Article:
In the past year the face covering became a part of most outfits and sometimes a statement in itself, as New Yorkers found a way to express themselves even through their concealment. Masks were needed for basic protection, but gradually have been transformed into more complex objects with multiple functions: message communication; expressing one’s mood, personality, ethnicity or community; signifying respect or recognition, indicating a political stance.
With a background in classics and anthropology I have long been interested in issues of identity and self-representation and in how people live and manage everyday challenges. As a street photographer I have followed with curiosity how people cope with the pandemic, dealing with the unknown. I was here on September 11 and during Sandy’s aftermath, and last March I saw in people’s expressions and movement their anguish, their incredulity, and confusion that matched my own. I walked around different New York neighborhoods every day and noticed the progression in more and more people starting to wear their feelings on pieces of decorated cloth.
My project of documenting people wearing masks is ongoing, and so far it comprises about 600 images. This small object has become a symbol of this time. Some images from the series have recently been acquired by the Smithsonian Museum as part of the first set of multiple pandemic-related digital acquisitions. Two COVID-19 related photographs are part of New York Responds: The First Six Months at the Museum of the City of New York, and one (May 10) mask was part of the #ICPconcerned group show.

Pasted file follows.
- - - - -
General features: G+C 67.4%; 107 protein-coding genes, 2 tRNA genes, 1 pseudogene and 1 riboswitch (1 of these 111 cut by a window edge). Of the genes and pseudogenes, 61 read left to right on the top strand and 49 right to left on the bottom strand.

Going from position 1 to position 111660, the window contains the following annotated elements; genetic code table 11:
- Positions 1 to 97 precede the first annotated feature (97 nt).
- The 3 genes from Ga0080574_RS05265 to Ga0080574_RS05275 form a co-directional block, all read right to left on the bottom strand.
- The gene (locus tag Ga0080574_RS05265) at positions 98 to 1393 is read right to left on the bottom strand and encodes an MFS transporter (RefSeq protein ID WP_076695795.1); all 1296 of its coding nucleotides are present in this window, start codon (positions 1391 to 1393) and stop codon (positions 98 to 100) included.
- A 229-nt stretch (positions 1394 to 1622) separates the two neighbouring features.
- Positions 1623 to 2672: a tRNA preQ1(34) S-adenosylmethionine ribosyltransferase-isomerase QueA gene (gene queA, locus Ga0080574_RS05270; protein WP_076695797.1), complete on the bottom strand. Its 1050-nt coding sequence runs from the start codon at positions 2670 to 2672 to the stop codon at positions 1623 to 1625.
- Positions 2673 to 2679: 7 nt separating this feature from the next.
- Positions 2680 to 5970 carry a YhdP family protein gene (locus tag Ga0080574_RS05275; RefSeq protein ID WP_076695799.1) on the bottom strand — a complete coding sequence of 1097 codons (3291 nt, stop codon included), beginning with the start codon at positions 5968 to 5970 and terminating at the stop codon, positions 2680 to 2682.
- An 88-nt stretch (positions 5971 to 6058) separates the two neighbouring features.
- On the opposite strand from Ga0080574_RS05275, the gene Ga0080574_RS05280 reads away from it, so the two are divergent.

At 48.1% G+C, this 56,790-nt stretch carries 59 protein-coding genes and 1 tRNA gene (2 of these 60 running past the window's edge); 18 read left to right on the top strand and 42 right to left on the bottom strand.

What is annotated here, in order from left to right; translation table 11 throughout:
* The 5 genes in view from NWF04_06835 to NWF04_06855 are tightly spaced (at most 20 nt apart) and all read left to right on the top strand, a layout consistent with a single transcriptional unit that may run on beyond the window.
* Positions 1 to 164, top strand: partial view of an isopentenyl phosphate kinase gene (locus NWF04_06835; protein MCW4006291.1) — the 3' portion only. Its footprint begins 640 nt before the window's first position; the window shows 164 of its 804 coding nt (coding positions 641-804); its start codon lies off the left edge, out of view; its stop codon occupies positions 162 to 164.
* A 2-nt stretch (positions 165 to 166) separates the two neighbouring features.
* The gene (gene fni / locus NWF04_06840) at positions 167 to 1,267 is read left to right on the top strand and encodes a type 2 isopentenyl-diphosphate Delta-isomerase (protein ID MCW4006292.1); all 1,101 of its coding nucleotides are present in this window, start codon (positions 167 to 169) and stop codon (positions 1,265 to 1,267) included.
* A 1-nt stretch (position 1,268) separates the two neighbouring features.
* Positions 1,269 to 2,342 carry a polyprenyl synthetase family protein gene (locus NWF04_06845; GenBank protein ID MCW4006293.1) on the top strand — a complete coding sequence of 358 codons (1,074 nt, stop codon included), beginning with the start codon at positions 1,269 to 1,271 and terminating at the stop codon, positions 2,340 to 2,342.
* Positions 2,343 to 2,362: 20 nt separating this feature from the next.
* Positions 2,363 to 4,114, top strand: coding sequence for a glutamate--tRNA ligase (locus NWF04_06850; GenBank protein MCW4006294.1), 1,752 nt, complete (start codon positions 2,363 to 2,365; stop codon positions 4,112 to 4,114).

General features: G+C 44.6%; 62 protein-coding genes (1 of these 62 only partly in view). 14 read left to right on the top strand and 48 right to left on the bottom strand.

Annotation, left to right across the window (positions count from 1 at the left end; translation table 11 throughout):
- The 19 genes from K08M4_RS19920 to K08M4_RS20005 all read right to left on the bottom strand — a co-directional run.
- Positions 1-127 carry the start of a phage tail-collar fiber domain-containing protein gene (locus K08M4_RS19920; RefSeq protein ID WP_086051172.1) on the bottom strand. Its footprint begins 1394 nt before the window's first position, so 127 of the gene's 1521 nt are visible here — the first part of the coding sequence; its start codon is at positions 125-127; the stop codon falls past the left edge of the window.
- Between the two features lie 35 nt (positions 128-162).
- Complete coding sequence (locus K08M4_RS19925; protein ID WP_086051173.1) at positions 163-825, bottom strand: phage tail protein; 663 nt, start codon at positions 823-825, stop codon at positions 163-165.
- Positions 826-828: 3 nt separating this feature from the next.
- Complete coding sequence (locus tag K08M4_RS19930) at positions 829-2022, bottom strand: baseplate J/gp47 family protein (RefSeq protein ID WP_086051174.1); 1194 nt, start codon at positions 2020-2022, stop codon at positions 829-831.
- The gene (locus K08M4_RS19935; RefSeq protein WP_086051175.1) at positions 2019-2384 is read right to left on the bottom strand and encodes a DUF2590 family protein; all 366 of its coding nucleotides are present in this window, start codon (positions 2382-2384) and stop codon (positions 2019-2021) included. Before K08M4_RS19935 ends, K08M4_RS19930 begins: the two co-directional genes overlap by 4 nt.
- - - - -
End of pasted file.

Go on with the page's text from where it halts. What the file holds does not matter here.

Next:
When possible, I talk to people about the masks they wear since they often have a story. I have noticed that people are attached to the narrative of how the mask was made or chosen. Because I never plan these portraits, each photographed mask reminds me of a specific route I walked during the past year; it marks a point in my history when I was learning to navigate the pandemic and found sparks of connections that help me feel grounded and human.
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Author: Francesca Magnani